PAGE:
If you're interested in Pitney Bowes Inc. (NYSE:PBI), then you might want to consider its beta (a measure of share price volatility) in order to understand how the stock could impact your portfolio. Volatility is considered to be a measure of risk in modern finance theory. Investors may think of volatility as falling into two main categories. First, we have company specific volatility, which is the price gyrations of an individual stock. Holding at least 8 stocks can reduce this kind of risk across a portfolio. The other type, which cannot be diversified away, is the volatility of the entire market. Every stock in the market is exposed to this volatility, which is linked to the fact that stocks prices are correlated in an efficient market.
Some stocks are more sensitive to general market forces than others. Some investors use beta as a measure of how much a certain stock is impacted by market risk (volatility). While we should keep in mind that Warren Buffett has cautioned that 'Volatility is far from synonymous with risk', beta is still a useful factor to consider. To make good use of it you must first know that the beta of the overall market is one. A stock with a beta below one is either less volatile than the market, or more volatile but not corellated with the overall market. In comparison a stock with a beta of over one tends to be move in a similar direction to the market in the long term, but with greater changes in price.
What PBI's beta value tells investors
Zooming in on Pitney Bowes, we see it has a five year beta of 1.92. This is above 1, so historically its share price has been influenced by the broader volatility of the stock market. If the past is any guide, we would expect that Pitney Bowes shares will rise quicker than the markets in times of optimism, but fall faster in times of pessimism. Share price volatility is well worth considering, but most long term investors consider the history of revenue and earnings growth to be more important. Take a look at how Pitney Bowes fares in that regard, below.
Could PBI's size cause it to be more volatile?
Pitney Bowes is a small cap stock with a market capitalisation of US$714m. Most companies this size are actively traded. It has a relatively high beta, which is not unusual among small-cap stocks. Because it takes less capital to move the share price of a smaller company, actively traded small-cap stocks often have a higher beta that a similar large-cap stock.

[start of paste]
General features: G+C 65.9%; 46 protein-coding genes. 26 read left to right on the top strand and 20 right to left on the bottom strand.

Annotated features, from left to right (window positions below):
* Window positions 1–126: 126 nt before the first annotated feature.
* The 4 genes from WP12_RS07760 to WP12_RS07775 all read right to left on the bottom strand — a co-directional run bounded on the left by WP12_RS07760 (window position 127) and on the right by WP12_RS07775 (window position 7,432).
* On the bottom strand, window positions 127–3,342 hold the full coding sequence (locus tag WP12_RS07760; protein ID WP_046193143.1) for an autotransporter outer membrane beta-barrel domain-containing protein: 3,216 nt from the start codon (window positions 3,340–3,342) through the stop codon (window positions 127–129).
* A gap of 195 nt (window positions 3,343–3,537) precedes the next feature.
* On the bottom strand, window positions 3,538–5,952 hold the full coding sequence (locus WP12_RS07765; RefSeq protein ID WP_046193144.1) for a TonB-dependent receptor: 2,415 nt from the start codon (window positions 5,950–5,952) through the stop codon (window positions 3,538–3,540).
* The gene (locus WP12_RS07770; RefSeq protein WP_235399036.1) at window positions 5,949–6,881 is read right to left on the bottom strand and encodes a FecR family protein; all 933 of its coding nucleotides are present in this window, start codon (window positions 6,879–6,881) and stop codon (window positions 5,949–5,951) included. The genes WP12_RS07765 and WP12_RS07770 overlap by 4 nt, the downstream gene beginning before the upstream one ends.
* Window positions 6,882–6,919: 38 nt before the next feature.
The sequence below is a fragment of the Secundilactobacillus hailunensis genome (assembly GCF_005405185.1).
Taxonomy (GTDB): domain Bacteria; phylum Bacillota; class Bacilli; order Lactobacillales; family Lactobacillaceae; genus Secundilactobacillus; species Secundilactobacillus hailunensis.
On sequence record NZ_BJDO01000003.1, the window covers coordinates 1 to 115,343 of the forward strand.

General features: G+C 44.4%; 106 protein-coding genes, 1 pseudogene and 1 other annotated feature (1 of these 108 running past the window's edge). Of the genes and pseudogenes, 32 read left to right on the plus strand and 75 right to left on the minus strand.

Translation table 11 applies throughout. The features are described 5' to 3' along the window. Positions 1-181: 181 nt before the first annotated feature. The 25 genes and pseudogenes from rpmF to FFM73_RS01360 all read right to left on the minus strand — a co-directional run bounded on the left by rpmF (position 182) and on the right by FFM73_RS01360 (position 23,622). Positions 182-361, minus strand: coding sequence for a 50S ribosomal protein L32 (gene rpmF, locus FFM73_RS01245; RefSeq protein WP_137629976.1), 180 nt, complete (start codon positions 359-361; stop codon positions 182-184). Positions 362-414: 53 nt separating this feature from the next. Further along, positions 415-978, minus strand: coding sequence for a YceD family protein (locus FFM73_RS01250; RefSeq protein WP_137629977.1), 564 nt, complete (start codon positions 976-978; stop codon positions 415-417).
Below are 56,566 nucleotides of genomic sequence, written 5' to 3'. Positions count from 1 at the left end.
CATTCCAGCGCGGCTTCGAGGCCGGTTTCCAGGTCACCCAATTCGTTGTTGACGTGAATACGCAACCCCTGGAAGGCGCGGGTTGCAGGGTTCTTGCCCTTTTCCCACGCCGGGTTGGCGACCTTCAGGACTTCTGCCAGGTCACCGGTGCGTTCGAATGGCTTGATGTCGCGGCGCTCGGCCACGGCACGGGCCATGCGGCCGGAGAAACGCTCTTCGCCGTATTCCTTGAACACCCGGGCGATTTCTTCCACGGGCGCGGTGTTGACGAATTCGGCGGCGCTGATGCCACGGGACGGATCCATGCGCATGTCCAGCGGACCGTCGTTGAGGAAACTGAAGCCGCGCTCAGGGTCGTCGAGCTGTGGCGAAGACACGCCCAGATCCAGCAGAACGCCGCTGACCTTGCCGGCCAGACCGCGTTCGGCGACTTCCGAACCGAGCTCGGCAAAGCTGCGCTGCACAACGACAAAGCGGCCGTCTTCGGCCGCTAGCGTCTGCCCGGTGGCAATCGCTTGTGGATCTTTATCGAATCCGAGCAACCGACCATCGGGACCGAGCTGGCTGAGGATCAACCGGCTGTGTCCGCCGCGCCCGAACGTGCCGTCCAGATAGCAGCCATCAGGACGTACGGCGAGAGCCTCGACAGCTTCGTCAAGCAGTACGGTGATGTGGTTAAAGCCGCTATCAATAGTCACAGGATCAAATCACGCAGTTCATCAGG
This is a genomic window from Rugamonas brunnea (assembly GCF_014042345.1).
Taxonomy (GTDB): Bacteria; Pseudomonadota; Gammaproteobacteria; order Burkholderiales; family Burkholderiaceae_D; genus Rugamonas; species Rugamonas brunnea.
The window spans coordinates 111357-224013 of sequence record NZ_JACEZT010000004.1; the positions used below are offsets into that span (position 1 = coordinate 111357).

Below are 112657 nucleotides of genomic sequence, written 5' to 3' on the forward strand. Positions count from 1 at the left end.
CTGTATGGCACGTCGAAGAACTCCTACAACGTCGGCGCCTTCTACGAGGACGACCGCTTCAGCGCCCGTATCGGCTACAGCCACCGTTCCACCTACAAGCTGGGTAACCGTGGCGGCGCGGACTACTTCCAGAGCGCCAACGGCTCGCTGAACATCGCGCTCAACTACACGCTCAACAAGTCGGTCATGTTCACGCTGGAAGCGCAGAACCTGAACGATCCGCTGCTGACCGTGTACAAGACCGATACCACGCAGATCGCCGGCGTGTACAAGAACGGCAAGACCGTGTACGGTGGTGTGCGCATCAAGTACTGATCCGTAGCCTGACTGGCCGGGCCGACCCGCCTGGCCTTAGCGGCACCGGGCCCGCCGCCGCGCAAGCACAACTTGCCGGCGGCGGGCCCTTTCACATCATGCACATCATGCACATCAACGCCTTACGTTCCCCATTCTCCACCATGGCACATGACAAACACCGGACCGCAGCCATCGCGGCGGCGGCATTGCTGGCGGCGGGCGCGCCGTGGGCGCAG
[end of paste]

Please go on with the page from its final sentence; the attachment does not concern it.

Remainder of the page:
What this means for you:
Since Pitney Bowes tends to moves up when the market is going up, and down when it's going down, potential investors may wish to reflect on the overall market, when considering the stock. This article aims to educate investors about beta values, but it's well worth looking at important company-specific fundamentals such as Pitney Bowes’s financial health and performance track record. I urge you to continue your research by taking a look at the following:
- Future Outlook: What are well-informed industry analysts predicting for PBI’s future growth? Take a look at our free research report of analyst consensus for PBI’s outlook.
- Past Track Record: Has PBI been consistently performing well irrespective of the ups and downs in the market? Go into more detail in the past performance analysis and take a look at the free visual representations of PBI's historicals for more clarity.
- Other Interesting Stocks: It's worth checking to see how PBI measures up against other companies on valuation. You could start with this free list of prospective options.
We aim to bring you long-term focused research analysis driven by fundamental data. Note that our analysis may not factor in the latest price-sensitive company announcements or qualitative material.
If you spot an error that warrants correction, please contact the editor at email@example.com. This article by Simply Wall St is general in nature. It does not constitute a recommendation to buy or sell any stock, and does not take account of your objectives, or your financial situation. Simply Wall St has no position in the stocks mentioned. Thank you for reading.